US officials conferred yesterday with Japan and South Korea over the sanctions. But the North Korean regime is already so isolated politically and commercially that these are unlikely to have a significant impact.
The attitude of China is seen as critical in putting significant pressure on Pyongyang because it could veto sanctions in the UN Security Council.
Washington wants China to abstain. The need for Chinese co-operation over North Korea was a reason why President Clinton backed away from confrontation with China over human rights and trade last week.
If China does not join the embargo it will be difficult to enforce it because 60 per cent of North Korean oil comes from China and 75 per cent of its food imports. The North Koreans are also reported to have stockpiled several years' supply of food.
While stepping up the pressure on the North Koreans the US does not want to provoke a full-scale war or the threat of one. The US has decided not to move naval exercises closer to the North Korean coast and will keep the door open for a diplomatic solution.
At issue is the North Korean refusal to allow International Atomic Energy Agency inspectors to look at the 8,000 fuel rods being withdrawn from their reactor to see if plutonium had been diverted in the past.
In the longer term, the North Koreans see their threat to build a nuclear bomb as their one card to extract normalisation of diplomatic and trade relations with the United States.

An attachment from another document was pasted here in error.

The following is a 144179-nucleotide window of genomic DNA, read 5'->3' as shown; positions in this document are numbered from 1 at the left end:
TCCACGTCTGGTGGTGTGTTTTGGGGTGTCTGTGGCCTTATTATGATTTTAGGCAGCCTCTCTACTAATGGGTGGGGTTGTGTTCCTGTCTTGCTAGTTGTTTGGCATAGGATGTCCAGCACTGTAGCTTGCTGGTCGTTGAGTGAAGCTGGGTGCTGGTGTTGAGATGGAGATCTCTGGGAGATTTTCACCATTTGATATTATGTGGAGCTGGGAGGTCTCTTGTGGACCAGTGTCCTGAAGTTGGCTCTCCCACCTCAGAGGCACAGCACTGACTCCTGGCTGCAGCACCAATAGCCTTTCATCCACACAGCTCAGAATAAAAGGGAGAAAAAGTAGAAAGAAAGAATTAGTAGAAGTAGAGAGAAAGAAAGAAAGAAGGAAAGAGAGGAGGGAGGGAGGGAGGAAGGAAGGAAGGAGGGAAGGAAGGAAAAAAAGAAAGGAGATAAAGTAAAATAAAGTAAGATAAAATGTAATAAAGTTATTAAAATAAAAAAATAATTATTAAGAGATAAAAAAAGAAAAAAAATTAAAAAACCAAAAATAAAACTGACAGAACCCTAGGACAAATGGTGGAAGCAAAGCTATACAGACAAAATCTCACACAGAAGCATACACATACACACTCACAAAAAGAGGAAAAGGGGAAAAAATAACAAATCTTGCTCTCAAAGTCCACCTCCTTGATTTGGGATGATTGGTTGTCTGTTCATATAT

A plan for sanctions proposed by Robert Galluci, the Clinton administration's top official dealing with North Korea, is reported to contain two elements: first is a call on other countries not to buy arms or munitions from North Korea; in the past the North Koreans have sold ground-to-ground missiles to Syria and Iran.
A second part of the plan would be to get Japan to stop dollars 1bn ( pounds 700m) in remittances sent home by the 250,000 North Koreans who live in Japan.
Although North Korea is seen as the most serious threat facing the US, according to opinion polls there is little enthusiasm for an all- out confrontation. There are 37,000 US troops in South Korea, and nuclear missiles are on board the submarines of the Pacific fleet; the US has refused to rule out their use against North Korea.
Selig Harrison, a specialist on Korea at the Carnegie Endowment for International Peace, argues that the North Korean leadership is divided about the prospects for a deal with the US. In talks in 1992 the US sought to limit talks with Pyongyang to the nuclear issue while the North Koreans wanted to broaden it into a discussion on the normalisation of relations.
There is also division in Washington about the significance of the present crisis. A leading newspaper columnist, William Safire, advocates the US compelling Japan, China, South Korea and Russia to isolate North Korth. He suggests President Clinton saying to the four countries: 'Together we can impose an immensely credible threat; if that doesn't work - if we are dealing with madmen - together we can make short work of the war.'
From the White House's point of view it is important to avoid accusations of appeasement by Republicans and to put real pressure on Pyongyang. So far the US has sent Patriot anti-missile missiles to South Korea but no other significant reinforcements. North Korea is said to have tested two anti-ship cruise missiles on Tuesday, and is preparing a test-firing of its Rodong medium-range missile which could hit Japan.
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